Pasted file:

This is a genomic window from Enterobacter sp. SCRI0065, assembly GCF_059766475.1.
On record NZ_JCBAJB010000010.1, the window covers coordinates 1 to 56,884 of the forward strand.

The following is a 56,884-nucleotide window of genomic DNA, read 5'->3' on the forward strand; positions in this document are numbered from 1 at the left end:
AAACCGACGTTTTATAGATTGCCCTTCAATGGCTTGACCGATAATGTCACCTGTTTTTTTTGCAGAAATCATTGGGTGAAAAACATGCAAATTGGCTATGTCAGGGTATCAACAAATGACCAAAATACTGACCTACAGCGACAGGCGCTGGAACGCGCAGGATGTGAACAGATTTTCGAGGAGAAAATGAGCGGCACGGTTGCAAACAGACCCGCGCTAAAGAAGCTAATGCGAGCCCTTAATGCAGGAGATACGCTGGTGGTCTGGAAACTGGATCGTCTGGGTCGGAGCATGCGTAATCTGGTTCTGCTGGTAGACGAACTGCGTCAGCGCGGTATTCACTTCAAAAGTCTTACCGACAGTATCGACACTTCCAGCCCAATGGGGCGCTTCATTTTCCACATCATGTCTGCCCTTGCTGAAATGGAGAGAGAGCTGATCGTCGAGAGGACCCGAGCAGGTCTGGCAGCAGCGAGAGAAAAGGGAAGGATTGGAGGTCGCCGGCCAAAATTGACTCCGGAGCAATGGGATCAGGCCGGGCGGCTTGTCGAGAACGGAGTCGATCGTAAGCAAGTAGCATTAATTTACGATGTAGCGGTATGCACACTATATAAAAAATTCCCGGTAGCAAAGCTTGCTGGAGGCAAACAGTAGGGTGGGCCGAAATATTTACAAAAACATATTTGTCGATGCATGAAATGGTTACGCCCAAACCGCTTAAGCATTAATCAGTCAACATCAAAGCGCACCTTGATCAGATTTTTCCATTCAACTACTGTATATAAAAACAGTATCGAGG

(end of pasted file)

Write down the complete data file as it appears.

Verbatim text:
This is a genomic window from Enterobacter sp. SCRI0065, assembly GCF_059766475.1.
On record NZ_JCBAJB010000010.1, the window covers coordinates 1 to 56,884 of the forward strand.

The following is a 56,884-nucleotide window of genomic DNA, read 5'->3' on the forward strand; positions in this document are numbered from 1 at the left end:
AAACCGACGTTTTATAGATTGCCCTTCAATGGCTTGACCGATAATGTCACCTGTTTTTTTTGCAGAAATCATTGGGTGAAAAACATGCAAATTGGCTATGTCAGGGTATCAACAAATGACCAAAATACTGACCTACAGCGACAGGCGCTGGAACGCGCAGGATGTGAACAGATTTTCGAGGAGAAAATGAGCGGCACGGTTGCAAACAGACCCGCGCTAAAGAAGCTAATGCGAGCCCTTAATGCAGGAGATACGCTGGTGGTCTGGAAACTGGATCGTCTGGGTCGGAGCATGCGTAATCTGGTTCTGCTGGTAGACGAACTGCGTCAGCGCGGTATTCACTTCAAAAGTCTTACCGACAGTATCGACACTTCCAGCCCAATGGGGCGCTTCATTTTCCACATCATGTCTGCCCTTGCTGAAATGGAGAGAGAGCTGATCGTCGAGAGGACCCGAGCAGGTCTGGCAGCAGCGAGAGAAAAGGGAAGGATTGGAGGTCGCCGGCCAAAATTGACTCCGGAGCAATGGGATCAGGCCGGGCGGCTTGTCGAGAACGGAGTCGATCGTAAGCAAGTAGCATTAATTTACGATGTAGCGGTATGCACACTATATAAAAAATTCCCGGTAGCAAAGCTTGCTGGAGGCAAACAGTAGGGTGGGCCGAAATATTTACAAAAACATATTTGTCGATGCATGAAATGGTTACGCCCAAACCGCTTAAGCATTAATCAGTCAACATCAAAGCGCACCTTGATCAGATTTTTCCATTCAACTACTGTATATAAAAACAGTATCGAGG